Wednesday, September 30 2020 - 7:44 AM
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Persistent

My aunt Kaisa is one of my favorite people in the world. I affectionately call her “Titi,” which is a nickname meaning “aunt,” commonly used in the Dominican Republic where she was born. She loves baking and going to fairs in the summertime, but she especially loves telling a particular story (over and over again) about the first time she babysat me. I was three years old and she decided to take me shopping with her, with the promise of a balloon at the end of the trip. Well, as often happens in New York City, the shopping trip took a lot longer than a three-year-old could handle. I started begging for my balloon softly at first, until it turned into a full-on tantrum in midtown Manhattan. My poor aunt ended up darting from store to store, carrying a wailing child, begging for someone, anyone, to sell her a balloon.

My aunt loves telling this story, and I love to hear her tell it. She closes her eyes, tilts her head back and smiles as she recounts that day. I often wonder what the people in the shops thought as they saw my aunt running around with a howling toddler in search of a balloon. How uncomfortable that must’ve been for them. Yet my aunt always tells this story with so much affection. I think it’s because she loves me so much that a story of a tantrum would bring her such joy.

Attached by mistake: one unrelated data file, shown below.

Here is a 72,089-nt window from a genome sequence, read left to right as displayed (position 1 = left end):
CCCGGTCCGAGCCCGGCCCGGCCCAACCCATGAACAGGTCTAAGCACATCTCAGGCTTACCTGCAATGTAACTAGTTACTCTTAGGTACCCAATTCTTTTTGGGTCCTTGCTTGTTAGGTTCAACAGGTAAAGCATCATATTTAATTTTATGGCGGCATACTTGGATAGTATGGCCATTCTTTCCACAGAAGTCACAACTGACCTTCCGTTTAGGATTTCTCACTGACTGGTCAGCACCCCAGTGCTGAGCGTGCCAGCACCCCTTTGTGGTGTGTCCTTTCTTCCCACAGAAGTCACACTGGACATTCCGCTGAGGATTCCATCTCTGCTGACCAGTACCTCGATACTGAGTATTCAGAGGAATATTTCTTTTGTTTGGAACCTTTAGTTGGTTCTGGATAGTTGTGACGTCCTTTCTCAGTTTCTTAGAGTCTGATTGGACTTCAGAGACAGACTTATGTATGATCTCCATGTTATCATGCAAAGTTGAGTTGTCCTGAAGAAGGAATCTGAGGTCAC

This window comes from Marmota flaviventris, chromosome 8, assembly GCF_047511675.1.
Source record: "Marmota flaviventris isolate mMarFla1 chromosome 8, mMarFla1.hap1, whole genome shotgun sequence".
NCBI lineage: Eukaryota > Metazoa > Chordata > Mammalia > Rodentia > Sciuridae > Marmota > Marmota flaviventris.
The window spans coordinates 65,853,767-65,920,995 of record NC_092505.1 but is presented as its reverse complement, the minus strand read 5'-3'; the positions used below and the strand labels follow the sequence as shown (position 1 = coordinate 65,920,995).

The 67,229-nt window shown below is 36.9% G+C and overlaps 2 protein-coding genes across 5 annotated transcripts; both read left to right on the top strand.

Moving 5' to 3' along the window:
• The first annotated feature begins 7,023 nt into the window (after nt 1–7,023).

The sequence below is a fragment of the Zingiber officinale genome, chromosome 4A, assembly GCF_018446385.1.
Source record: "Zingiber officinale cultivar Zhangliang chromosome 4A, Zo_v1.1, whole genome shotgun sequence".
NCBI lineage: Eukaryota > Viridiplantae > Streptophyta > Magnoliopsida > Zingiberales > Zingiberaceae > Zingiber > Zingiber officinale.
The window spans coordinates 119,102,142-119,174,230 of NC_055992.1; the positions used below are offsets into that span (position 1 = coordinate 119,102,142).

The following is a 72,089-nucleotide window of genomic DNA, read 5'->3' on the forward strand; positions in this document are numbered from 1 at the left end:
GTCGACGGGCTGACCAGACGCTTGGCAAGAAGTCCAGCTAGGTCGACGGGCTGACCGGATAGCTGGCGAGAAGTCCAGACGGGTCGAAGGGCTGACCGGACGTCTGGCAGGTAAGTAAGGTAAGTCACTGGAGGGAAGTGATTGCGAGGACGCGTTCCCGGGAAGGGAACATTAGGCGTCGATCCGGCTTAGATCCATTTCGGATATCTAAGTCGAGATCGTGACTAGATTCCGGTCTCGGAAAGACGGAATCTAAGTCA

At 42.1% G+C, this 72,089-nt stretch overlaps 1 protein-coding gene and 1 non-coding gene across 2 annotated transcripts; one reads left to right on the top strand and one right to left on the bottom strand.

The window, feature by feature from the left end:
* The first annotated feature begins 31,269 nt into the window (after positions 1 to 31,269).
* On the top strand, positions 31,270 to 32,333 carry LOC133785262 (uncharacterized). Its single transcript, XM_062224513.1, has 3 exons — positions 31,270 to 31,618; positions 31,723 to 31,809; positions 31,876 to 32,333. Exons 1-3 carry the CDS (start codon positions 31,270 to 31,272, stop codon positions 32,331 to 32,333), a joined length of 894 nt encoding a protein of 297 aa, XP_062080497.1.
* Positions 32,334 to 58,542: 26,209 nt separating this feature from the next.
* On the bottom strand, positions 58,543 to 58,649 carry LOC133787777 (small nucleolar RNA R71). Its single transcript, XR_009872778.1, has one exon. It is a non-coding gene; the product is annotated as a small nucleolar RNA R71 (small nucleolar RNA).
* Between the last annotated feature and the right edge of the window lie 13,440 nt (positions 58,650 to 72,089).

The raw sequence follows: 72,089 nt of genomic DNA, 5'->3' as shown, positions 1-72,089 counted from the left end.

Jesus once told a story of a widow who was denied justice. She went to the judge in her town to ask for protection and to demand her rights. The judge, however, didn’t pay attention to her, because the Bible says that he didn’t care about God or about the people of the town. However, the widow kept at it, bothering the judge day and night until the judge relented and gave her the justice she deserved. I often wonder about the people who witness the widow’s badgering of the judge. They must’ve thought she was annoying, that she should do things the “right” way, that she should be quiet and not make so much noise. But I think that in telling this story, Jesus was acknowledging that the work of justice is messy and can make other people uncomfortable. And perhaps, like my aunt, when God sees his children fighting for justice (even if it makes others uncomfortable), he closes his eyes, tilts his head back and smiles.

Then the Master said, “Do you hear what that judge, corrupt as he is, is saying? So what makes you think God won’t step in and work justice for his chosen people, who continue to cry out for help? Won’t he stick up for them? I assure you, he will. He will not drag his feet. But how much of that kind of persistent faith will the Son of Man find on the earth when he returns?” (Luke 18:6-8, The Message)

Jael Amador writes from New York.

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About Jael Amador

Jael Amador

writes from New York, New York.

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